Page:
I started running in 2014 and in 2016 I went to Rio to represent SA - Ntando
On the Upside of Failure we chat to Paralympic star Ntando Mahlangu about the times that he has failed in life, what he learnt from the failure, and how he turned these lessons into success.
The inspirational story of Team SA’s young Paralympic star Ntando Mahlangu is featured in the Netflix documentary _Rising Phoenix, _which launched on 26 August.
Rising Phoenix is a ground-breaking movie about the Paralympic Movement, which will showcase in more than 190 countries on Netflix.
Featuring Paralympians from across the world, Rising Phoenix tells the extraordinary story of the Paralympic Games and inspiring athletes who show us what is possible when we push the limits of human movement, emphasising that disability is not inability.
The film’s release was planned to coincide with the Tokyo 2020 Paralympic Games. Due to the postponement of the Games it will now form part of the one-year-to-go celebrations. 24 August marks the year-to-go milestone before the opening ceremony of the Tokyo Paralympic Games in Japan.
Born with a condition known as congenital hemimelia, Mahlangu spent a large portion of his young life in a wheelchair. At the age of 10, also the year of the London Paralympic Games, things changed.
Azania Mosaka speaks to Ntando for more on this and other aspects of his life.
I am not a fan of online schooling but we have to do it. There is nothing else we can do. It's an honour for me because other kids don't have online schooling, kids in rural areas and so on. I am grateful for what I have and we're pushing and hoping to finish this year so I can send my marks to a college or university where I want to go to after matric. (He is in grade 11). I want to study lawNtando Mahlangu, Paralympic star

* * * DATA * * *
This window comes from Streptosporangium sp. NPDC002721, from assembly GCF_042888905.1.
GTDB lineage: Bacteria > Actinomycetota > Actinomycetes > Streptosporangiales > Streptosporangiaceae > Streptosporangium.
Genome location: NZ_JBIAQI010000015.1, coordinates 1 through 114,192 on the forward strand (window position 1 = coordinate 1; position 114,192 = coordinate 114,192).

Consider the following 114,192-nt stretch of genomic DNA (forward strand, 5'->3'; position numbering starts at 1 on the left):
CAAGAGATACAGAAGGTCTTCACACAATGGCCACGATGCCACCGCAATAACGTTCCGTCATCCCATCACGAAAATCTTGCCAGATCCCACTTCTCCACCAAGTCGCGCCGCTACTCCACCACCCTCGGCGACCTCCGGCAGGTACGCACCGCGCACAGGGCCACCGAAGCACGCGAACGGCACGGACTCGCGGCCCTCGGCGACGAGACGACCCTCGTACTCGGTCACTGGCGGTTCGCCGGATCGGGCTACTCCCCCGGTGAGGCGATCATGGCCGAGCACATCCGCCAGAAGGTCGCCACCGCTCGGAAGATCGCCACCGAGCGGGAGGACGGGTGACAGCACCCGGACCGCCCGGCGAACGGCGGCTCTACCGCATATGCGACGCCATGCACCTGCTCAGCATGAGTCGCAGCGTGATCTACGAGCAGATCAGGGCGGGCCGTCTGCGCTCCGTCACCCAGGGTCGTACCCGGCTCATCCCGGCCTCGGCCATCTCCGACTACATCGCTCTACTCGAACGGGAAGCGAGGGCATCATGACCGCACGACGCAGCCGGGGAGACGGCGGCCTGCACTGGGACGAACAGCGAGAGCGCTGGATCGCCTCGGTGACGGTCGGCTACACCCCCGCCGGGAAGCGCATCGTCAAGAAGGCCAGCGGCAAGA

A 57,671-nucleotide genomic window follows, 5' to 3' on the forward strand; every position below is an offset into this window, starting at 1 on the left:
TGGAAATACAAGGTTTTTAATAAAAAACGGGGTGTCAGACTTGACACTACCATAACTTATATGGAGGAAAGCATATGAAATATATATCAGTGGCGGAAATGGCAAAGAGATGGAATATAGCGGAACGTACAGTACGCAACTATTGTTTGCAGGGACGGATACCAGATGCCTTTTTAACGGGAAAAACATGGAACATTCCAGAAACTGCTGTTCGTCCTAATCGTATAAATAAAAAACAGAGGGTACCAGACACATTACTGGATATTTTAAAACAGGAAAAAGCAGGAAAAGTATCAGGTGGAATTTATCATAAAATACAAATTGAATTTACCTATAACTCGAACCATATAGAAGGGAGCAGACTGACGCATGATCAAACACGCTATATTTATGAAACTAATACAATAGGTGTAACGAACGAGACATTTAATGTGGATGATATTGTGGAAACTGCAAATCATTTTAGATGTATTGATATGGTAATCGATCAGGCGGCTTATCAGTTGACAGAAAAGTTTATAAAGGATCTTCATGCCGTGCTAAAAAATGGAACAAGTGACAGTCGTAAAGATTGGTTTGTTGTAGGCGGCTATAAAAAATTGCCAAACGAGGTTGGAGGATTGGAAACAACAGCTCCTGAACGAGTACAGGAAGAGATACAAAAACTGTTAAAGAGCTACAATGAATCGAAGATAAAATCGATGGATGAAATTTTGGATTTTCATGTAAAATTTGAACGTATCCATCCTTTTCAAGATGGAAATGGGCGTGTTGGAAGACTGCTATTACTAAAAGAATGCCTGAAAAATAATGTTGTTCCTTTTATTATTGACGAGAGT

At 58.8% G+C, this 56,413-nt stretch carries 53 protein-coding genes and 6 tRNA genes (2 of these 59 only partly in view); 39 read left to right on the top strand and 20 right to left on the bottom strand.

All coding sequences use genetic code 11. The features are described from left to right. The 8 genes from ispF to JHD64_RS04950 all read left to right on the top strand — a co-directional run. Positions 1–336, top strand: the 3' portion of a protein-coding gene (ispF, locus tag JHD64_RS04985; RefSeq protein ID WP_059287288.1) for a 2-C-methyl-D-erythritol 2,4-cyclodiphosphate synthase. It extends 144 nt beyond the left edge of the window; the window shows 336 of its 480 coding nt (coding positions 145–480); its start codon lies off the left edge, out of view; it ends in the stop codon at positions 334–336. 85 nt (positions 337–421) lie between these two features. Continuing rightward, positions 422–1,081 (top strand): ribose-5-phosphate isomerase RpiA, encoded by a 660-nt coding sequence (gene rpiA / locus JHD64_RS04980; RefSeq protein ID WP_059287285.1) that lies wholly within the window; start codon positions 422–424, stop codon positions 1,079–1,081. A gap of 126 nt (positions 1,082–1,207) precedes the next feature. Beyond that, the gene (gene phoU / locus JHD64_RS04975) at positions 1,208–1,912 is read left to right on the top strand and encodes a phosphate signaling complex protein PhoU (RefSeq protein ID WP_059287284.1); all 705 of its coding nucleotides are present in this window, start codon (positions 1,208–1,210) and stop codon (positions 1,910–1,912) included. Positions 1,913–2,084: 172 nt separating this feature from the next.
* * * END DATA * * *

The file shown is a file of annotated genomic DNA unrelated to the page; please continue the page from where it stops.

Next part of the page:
I was born without legs in 2002. I was in a wheelchair for 10 years and I amputated my legs in March 2012 and in September I was fitted with my first prosthetic legs. It was a big decision that I took at a very young age. Within a week or so I could walk and from then it has been a wonderful story.Ntando Mahlangu, Paralympic star
I was a fat boy but I started training when I got my legs, started being fit and it worked for me. I started running in 2014 and in 2016 I went to Rio to represent my country at the age of 14. When I came back I had to write my exams because I was busy with grade 7 and was going to high school.Ntando Mahlangu, Paralympic star
It's still going to a be a busy year with my matric coming and having to write my final and having to go to the Paralympics. I was an underdog in 2016 and no one was expecting me to do something. Next year is another ball game.Ntando Mahlangu, Paralympic star
I idolise Caster Semenya. With my story and also with her also having the same challenges for me I am still pushing to compete with able-bodied and is very difficult for me. They are not allowing me but we're pushing the boundaries. I think it is the pushing and the energy that makes me like her. We also became good friends and she is like a mentor. I have her number and when I get stuck I call her and she will advise me.Ntando Mahlangu, Paralympic star
I am always in trouble. At school, this year I didn't get detention but in grade 8 I took the cup, I think I got about seven detentions. I have changed and became a better person. I want to become a leader for the people at my school. I won't say I am perfect, I have my ups and downs. I am still a teenager, I am still learning. As a teenager I know everything, I don't want advice from my mom and dad, it is very difficult being a teenager. But is very nice when you have a team that supports you and tells you when you start to do wrong things.Ntando Mahlangu, Paralympic star
Listen below for the full interview ...
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